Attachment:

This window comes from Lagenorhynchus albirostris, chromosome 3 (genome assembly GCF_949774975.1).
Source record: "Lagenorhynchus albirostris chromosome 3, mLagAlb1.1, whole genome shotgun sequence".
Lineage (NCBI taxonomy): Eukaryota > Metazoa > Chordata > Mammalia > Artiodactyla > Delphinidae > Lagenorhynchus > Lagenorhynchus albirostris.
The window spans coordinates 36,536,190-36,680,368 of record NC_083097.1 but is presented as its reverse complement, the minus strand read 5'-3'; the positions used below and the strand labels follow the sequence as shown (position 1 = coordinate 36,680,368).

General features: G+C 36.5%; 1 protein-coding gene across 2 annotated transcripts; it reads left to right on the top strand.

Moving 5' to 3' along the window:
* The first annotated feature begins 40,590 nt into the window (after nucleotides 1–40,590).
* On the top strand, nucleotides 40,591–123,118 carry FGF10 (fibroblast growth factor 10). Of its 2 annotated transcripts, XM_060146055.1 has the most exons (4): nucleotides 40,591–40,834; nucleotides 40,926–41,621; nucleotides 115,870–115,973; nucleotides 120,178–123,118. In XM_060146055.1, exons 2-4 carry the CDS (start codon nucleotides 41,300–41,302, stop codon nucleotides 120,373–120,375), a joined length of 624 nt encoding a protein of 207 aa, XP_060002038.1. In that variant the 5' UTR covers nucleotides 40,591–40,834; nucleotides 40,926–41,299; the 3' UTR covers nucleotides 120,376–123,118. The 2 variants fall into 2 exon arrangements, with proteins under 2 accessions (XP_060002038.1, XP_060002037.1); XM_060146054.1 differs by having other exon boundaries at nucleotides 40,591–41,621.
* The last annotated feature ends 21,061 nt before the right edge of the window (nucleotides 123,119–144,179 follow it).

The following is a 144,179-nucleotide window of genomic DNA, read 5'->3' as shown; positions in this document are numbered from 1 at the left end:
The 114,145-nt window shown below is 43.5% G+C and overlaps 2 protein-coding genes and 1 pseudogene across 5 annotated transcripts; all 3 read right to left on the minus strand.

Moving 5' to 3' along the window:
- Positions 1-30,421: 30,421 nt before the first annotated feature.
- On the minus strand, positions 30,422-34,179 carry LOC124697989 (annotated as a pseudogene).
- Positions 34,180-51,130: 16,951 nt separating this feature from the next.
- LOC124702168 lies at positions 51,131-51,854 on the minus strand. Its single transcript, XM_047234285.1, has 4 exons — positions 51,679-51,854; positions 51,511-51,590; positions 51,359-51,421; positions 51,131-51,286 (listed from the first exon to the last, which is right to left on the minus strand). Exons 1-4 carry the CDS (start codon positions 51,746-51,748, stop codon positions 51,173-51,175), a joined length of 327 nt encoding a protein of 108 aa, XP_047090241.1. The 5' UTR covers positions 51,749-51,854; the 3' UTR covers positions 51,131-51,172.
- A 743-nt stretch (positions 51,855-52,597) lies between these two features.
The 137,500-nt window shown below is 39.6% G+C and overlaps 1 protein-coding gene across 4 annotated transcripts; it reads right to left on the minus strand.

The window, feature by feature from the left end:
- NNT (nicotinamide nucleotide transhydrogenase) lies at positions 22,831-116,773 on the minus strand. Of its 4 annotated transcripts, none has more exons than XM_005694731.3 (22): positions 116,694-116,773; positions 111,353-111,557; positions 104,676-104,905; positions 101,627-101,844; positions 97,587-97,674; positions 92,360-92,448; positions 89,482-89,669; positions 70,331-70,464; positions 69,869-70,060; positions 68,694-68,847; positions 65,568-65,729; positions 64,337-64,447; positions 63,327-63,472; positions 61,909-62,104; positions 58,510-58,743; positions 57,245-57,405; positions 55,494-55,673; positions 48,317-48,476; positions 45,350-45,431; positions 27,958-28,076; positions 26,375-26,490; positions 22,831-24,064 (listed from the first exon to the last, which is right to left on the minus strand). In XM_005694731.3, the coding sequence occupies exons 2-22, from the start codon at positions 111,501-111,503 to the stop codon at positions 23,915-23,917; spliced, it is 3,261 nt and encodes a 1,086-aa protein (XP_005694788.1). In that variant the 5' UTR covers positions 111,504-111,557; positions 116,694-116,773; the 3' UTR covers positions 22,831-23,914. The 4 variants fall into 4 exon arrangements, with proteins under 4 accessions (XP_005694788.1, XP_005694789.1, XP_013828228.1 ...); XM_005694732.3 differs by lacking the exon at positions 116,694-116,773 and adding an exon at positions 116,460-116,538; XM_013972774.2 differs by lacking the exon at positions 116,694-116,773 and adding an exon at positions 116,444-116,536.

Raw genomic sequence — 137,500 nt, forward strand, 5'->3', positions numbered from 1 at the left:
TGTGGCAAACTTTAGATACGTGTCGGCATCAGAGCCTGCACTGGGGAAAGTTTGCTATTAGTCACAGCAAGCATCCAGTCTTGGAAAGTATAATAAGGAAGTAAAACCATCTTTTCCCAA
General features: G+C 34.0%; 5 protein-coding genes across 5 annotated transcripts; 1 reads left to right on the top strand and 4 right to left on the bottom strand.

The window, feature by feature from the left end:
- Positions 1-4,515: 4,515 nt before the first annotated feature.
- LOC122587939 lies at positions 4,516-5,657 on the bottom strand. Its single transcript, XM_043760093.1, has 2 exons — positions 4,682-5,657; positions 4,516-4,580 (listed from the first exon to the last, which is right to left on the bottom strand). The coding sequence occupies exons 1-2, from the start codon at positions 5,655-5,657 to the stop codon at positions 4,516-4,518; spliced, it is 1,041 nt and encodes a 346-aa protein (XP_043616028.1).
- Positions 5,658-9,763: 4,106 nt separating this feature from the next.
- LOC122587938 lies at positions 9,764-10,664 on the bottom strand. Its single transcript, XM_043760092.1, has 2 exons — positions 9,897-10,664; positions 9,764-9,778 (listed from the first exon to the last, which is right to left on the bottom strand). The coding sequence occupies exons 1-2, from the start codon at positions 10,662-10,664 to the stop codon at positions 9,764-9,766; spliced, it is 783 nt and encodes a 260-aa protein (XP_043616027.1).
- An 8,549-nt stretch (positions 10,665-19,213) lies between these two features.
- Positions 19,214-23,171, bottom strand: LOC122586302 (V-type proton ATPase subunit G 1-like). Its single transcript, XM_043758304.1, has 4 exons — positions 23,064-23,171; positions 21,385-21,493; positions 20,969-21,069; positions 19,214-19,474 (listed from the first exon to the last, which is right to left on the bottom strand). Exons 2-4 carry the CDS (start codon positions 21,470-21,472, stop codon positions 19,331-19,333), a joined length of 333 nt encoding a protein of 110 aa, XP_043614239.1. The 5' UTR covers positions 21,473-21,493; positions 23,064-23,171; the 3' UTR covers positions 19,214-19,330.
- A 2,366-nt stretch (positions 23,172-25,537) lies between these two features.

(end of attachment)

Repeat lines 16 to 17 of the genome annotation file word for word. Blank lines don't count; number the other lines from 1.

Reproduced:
- LOC124702168 lies at positions 51,131-51,854 on the minus strand. Its single transcript, XM_047234285.1, has 4 exons — positions 51,679-51,854; positions 51,511-51,590; positions 51,359-51,421; positions 51,131-51,286 (listed from the first exon to the last, which is right to left on the minus strand). Exons 1-4 carry the CDS (start codon positions 51,746-51,748, stop codon positions 51,173-51,175), a joined length of 327 nt encoding a protein of 108 aa, XP_047090241.1. The 5' UTR covers positions 51,749-51,854; the 3' UTR covers positions 51,131-51,172.
- A 743-nt stretch (positions 51,855-52,597) lies between these two features.